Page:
The current drought devastating sub-Saharan Africa is not only increasing hunger and disease, it is also creating more opportunities for violence against women.
Across the continent, it is solely the responsibility of women to collect water and bring it home for drinking, cooking, and cleaning.
“Men and women don’t play the same role,” says 66-year-old Nasetnaka Ramatse, a retired office worker in Lesotho who keeps a tidy garden when there’s enough rain. “Men don’t feel drought as women do, because men are not drawing water. They just want to eat. So, women are the ones that feel the drought.”
“It’s our culture,” Ramatse continues. “If [a man] goes to the well, other men will be laughing at him. They will say, ‘Your woman has given you something to tame you.’ They want to wash. They want to have clean clothes, to have food, but from where they get the water, they don’t care.”
In Somalia, where drought is already causing displacement and widespread famine, women sometimes must walk as much as 30 miles to get water for their households. Asli Mohamoud, an aid worker with Care International, says this makes women and girls extremely vulnerable to exploitation and sexual violence.
“In that journey, you’ve got women walking alone. There’s no protection,” Mohamoud says. “They meet men. Either they tell lies and say, ‘I will marry you, or I do this,’ and then they use her or they rape her.”
Across much of the region, rape comes with a social stigma that keeps many victims silent, or worse. Mohamoud recounts the story of a 16-year-old girl who was raped by an older man.
“She lost her virginity. She lost everything. She lost hope,” Mohamoud relates. “I tell her, ‘This is not your fault. This happens all over the world. Don’t lose your hope, continue your life.’ Now she is fine, but before she met with me and my team, she [had] decided to kill herself.”
Asli says she is seeing a sharp increase in early marriage for girls. Families will choose to marry off their daughters to have one less mouth to feed at home, or girls may choose to migrate to cities like Baidoa, north of the capitol Mogadishu, in search of survival.
“When they come to the urban areas, they don’t have any means. They don’t have any skills. They don’t have education,” Mohamoud says. “So, the only option they have is to marry a man to survive. I see 16, 15, 14 — that’s common to marry.”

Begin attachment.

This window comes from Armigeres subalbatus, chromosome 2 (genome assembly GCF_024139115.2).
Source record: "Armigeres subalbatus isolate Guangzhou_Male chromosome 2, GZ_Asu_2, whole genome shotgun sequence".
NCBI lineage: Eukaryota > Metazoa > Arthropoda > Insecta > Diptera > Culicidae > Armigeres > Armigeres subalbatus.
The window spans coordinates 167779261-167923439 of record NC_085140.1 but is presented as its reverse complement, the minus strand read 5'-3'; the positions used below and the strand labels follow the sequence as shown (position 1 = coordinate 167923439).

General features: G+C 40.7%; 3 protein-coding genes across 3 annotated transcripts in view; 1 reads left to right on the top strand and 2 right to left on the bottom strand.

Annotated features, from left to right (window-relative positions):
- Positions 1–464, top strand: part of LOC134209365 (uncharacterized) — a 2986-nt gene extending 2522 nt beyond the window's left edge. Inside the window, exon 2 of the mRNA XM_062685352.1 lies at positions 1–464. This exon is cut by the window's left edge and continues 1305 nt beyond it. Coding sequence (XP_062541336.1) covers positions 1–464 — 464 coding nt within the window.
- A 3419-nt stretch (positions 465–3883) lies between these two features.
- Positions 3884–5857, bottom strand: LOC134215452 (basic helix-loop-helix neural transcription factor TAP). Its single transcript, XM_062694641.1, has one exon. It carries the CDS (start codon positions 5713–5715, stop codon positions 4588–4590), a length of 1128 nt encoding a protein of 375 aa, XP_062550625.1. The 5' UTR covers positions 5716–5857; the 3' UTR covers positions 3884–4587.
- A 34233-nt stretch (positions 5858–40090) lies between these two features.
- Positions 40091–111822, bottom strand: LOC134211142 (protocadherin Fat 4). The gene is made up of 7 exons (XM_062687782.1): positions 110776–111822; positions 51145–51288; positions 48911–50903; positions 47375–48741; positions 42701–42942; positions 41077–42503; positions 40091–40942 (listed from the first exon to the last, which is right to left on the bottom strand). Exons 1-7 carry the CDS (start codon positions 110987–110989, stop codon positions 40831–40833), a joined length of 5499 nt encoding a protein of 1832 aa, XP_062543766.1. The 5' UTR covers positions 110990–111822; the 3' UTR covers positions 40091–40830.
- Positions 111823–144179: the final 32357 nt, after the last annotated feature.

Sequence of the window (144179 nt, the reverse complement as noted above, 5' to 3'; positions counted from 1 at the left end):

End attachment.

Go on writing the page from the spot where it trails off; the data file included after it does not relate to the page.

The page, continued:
As a result, the average age for a girl’s first sexual encounter has dropped significantly. CARE International reports that in Mozambique in 2003, for example, girls’ first sexual experience came about age 16. But since the drought began, it’s closer to 11 or 12. That brings particular danger from childbirth, should the girl become pregnant.
CARE says they’re also seeing a sharp increase in HIV rates. In rural areas where HIV is endemic, the rate of infection increases by roughly 11 percent with every drought, a fact that’s attributed, at least in part, to earlier sexual encounters and sexual assault.
Asli Mohamoud says the drought and the struggles women face are personal.
“I am a Somali woman, and I’m feeling what all Somali women are feeling,” she says. “I am a woman, I am a mother, I’m a wife, I’m a sister, an aunt. I like every girl to get her rights.”
But that may not happen. Persistent drought might become the new normal for much of Sub-Saharan Africa. The Intergovernmental Panel on Climate Change predicts that much of the region will become hotter and drier in the future, as the climate changes.
The seasonal “long rain” should be falling in East Africa now, between March and June. So far, the rains have been disappointing and sporadic, leading to fears that the punishing drought will continue.
Some forecast models are predicting that June will ultimately bring near-average rainfall. People across the region, especially women, are praying they are right.